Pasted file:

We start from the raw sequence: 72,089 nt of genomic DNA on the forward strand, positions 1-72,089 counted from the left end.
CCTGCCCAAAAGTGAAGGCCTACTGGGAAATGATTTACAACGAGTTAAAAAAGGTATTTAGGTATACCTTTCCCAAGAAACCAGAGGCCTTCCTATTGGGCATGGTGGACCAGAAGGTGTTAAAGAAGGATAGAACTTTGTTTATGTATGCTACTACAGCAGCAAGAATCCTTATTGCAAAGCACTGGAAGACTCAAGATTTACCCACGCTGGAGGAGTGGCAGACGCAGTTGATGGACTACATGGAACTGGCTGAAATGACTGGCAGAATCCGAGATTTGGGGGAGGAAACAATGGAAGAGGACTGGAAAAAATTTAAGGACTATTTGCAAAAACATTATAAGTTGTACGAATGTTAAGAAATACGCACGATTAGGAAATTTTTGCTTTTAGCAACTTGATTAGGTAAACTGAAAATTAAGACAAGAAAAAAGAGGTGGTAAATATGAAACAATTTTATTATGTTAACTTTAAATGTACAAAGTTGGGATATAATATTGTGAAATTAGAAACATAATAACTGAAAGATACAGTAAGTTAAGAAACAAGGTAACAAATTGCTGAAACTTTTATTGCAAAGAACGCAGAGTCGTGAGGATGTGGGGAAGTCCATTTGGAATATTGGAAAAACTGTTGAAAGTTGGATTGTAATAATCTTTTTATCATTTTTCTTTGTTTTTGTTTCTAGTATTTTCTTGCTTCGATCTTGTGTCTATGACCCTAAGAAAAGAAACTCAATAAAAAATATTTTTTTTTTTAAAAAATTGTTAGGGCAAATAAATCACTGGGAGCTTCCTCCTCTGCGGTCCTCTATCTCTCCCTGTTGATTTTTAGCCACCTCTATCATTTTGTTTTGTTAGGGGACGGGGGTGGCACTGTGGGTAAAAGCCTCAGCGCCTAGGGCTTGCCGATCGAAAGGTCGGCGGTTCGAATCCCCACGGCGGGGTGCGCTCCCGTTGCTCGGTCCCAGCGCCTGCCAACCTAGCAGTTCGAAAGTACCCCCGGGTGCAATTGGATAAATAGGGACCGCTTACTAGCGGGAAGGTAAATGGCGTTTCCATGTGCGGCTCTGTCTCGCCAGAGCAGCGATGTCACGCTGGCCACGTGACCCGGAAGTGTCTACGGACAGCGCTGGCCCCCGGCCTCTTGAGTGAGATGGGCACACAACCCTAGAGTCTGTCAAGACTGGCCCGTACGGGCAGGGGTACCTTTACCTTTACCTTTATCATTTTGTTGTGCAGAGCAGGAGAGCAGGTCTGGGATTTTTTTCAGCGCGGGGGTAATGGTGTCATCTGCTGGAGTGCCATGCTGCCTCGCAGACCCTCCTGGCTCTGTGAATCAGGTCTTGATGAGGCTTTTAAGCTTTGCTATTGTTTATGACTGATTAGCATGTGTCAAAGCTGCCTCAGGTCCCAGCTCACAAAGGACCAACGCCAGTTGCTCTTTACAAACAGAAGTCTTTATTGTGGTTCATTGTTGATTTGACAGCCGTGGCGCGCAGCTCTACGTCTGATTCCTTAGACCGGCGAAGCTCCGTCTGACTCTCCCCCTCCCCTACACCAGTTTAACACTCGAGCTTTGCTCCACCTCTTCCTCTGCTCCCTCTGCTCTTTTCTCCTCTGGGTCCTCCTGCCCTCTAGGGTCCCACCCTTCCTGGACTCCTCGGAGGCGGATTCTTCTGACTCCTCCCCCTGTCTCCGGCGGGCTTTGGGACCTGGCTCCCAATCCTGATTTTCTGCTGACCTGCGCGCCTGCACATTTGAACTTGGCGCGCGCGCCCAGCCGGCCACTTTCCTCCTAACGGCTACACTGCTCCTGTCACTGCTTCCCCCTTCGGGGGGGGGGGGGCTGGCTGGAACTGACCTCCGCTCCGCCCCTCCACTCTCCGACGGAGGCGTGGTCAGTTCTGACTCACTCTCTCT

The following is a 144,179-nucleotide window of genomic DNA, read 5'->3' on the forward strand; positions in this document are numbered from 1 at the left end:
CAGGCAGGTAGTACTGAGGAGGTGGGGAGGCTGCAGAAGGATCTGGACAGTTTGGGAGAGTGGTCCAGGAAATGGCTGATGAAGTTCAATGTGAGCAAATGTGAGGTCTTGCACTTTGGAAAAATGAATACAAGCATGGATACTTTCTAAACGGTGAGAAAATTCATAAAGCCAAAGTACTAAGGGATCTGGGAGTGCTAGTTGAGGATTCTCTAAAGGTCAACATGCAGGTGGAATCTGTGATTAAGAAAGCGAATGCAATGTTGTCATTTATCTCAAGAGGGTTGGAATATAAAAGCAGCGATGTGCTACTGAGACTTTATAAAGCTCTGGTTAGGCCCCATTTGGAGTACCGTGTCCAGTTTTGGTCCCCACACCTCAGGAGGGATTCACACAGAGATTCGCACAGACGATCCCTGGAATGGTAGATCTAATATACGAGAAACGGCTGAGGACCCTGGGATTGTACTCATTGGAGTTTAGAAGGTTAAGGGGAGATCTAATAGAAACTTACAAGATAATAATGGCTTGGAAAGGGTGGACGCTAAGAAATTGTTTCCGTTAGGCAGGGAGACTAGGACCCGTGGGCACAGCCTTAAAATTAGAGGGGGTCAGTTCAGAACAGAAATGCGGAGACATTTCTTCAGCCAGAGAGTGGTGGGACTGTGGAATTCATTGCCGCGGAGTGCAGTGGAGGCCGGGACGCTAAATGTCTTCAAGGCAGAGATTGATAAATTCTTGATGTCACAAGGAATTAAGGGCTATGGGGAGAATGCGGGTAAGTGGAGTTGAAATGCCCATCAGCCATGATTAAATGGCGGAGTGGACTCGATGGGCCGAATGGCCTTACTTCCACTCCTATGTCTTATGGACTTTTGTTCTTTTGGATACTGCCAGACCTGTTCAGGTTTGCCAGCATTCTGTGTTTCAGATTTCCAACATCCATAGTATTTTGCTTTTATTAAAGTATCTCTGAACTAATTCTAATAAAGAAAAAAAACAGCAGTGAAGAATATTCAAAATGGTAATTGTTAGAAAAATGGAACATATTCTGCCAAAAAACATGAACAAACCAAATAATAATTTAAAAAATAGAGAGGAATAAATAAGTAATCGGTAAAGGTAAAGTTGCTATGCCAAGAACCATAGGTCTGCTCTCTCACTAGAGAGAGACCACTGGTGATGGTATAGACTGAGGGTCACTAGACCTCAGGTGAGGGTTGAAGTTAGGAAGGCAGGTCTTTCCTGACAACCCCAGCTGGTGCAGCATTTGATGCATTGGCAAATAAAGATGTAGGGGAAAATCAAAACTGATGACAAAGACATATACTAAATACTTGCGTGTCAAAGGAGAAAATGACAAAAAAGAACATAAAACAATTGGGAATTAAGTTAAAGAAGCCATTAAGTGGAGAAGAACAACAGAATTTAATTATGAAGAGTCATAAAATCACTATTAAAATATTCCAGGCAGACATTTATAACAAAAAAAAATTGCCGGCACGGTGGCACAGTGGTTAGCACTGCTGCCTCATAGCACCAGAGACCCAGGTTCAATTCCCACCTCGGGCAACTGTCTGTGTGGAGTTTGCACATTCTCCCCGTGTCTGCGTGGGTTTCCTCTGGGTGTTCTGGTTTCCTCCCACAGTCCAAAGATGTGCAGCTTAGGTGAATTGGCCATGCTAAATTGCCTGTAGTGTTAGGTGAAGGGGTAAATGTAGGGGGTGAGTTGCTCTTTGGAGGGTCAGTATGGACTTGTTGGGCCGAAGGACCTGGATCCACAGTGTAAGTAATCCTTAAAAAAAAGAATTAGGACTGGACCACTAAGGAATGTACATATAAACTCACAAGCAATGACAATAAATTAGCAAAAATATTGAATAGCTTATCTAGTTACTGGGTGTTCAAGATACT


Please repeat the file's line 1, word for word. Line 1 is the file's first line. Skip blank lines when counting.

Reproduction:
We start from the raw sequence: 72,089 nt of genomic DNA on the forward strand, positions 1-72,089 counted from the left end.